This last point hits home in a critical way as it becomes necessary to retain an educated workforce in nanotechnology within the U.S., and many graduates from other countries take employment elsewhere, essentially bringing that training, education, and competitiveness back to those countries. To address this issue, effective programs must be established to retain graduates within the U.S. having strategic backgrounds and expertise through various means including visa extensions and other incentives. Additionally, expansion of education and workforce training programs is essential to facilitate a broader, more sustainable infrastructure providing a workforce trained in nanotechnology at levels ranging from high school to post-doctoral levels. To facilitate the necessary workforce education and training, NSF has funded new education initiatives and the PCAST report has recommended improved coordination around education and workforce issues. In order to provide multidisciplinary education and training, many universities and two year colleges are anticipating the next generation needs of industry and have established nanotechnology-focused curriculum including hands on training in order to address these needs.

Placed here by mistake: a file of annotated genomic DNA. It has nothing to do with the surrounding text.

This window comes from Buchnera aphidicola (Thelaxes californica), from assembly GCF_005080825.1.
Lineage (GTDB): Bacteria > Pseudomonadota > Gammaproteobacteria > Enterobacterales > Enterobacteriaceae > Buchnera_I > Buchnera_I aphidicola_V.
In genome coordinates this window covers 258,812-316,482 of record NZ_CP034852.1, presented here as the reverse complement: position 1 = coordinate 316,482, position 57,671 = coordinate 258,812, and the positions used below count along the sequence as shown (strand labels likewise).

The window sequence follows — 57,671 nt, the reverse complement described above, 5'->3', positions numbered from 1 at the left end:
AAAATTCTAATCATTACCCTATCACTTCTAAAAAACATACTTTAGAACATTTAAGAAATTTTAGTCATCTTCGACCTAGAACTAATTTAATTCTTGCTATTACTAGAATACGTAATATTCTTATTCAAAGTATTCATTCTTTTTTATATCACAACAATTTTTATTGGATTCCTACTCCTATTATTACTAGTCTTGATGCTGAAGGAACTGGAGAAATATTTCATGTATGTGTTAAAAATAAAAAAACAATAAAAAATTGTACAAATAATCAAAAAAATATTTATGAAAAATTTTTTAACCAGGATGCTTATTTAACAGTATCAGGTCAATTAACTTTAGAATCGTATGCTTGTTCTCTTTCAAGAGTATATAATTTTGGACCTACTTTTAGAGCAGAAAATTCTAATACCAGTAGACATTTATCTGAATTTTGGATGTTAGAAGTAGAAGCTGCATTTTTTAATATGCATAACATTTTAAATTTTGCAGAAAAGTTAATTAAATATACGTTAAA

Examples of this include, but are not limited to, Pennsylvania State University, which has been part of a state initiative to train workers in nanofabrication, the University of Minnesota which has followed suit with a similar program called NanoLink, and the College of Nanoscale Science and Technology (CNST) at the University of Albany, which has both undergraduate and graduate programs focused in nanotechnology, as well as business degree concentrations in nanotechnology. These are prime examples of strategies to educate our future workforce on sustaining emerging nanomanufacturing industries and to foster the creative, entrepreneurial mindset necessary to incubate new companies and industries that will exploit the next generation of nano-enabled products. Increased investment by the NNI with emphasis on workforce development and commercialization are two key steps towards sustainable economics. This commitment will further attract corporate spending and venture capital investment which will continue to build the necessary infrastructure in nanomanufacturing. The challenge then becomes sustainability, both from an economic growth standpoint and from the standpoint of  retaining jobs within the U.S. This will require additional strategies in establishing high technology jobs and manufacturing infrastructure that is impervious to outsourcing, a further goal of the NNI.